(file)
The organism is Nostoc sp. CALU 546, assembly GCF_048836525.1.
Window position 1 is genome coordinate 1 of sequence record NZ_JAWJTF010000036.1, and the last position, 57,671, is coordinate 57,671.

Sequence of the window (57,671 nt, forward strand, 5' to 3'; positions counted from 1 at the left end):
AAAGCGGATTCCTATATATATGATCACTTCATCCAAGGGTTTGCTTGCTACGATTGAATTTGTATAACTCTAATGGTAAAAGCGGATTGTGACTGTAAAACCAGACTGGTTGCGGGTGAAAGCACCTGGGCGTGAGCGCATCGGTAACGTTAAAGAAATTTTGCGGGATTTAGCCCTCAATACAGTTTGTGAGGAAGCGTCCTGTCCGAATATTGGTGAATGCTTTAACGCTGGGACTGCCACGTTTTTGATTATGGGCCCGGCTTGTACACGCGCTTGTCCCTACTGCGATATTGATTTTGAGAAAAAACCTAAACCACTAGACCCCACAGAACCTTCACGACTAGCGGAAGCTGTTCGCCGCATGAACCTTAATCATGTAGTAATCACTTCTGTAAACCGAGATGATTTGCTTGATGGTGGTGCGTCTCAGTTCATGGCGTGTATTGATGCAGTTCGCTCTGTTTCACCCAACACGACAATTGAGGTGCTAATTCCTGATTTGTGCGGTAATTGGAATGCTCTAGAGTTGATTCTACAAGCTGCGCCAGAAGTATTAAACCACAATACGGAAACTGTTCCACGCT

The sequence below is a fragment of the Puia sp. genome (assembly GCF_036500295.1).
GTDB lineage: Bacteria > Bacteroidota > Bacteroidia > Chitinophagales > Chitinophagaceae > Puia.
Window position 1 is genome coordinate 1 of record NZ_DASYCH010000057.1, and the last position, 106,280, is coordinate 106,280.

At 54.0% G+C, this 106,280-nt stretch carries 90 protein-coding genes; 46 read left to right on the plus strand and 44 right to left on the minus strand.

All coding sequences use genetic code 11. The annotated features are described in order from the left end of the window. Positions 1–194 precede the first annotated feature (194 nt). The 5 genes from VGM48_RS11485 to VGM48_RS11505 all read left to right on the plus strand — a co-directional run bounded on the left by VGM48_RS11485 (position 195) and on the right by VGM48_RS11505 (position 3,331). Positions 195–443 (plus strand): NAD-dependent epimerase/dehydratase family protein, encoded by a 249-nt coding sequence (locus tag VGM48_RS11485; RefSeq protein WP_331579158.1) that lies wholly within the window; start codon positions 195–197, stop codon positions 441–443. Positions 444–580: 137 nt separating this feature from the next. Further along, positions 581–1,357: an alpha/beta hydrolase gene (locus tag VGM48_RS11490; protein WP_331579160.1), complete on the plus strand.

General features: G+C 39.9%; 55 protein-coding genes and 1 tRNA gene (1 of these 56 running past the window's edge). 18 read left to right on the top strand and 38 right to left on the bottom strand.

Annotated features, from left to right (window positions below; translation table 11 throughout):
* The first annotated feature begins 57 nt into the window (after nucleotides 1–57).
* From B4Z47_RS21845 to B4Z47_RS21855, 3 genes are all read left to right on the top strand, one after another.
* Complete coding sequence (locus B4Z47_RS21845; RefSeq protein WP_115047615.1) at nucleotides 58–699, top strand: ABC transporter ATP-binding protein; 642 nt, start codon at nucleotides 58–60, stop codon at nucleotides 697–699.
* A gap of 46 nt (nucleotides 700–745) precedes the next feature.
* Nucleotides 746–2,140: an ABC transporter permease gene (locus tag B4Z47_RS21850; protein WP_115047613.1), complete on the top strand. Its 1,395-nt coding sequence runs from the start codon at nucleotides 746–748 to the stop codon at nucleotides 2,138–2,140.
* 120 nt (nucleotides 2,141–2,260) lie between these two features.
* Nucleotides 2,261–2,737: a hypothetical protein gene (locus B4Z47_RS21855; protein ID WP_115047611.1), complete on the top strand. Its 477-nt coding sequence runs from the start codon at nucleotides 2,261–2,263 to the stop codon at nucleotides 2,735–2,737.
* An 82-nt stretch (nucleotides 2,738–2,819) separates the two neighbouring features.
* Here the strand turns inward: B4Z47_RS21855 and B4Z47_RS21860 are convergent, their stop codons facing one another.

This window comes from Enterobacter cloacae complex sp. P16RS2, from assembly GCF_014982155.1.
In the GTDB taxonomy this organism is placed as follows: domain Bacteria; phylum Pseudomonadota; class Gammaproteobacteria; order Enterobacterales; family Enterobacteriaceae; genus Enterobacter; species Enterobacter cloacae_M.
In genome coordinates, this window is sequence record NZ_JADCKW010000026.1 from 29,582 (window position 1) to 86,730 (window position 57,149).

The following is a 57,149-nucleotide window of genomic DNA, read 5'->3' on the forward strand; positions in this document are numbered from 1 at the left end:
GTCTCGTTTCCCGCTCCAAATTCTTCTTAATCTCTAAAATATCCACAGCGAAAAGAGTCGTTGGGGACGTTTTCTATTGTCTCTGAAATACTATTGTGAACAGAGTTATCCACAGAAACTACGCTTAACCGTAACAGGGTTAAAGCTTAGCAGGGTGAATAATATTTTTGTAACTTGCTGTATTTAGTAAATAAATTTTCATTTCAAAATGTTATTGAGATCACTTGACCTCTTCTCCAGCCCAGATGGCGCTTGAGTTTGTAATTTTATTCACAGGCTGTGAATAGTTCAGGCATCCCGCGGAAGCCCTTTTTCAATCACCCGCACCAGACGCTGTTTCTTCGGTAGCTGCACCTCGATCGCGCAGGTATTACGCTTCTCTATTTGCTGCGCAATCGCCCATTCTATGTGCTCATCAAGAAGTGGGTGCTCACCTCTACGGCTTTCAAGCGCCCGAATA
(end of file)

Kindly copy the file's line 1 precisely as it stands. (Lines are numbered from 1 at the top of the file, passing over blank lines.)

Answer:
The organism is Nostoc sp. CALU 546, assembly GCF_048836525.1.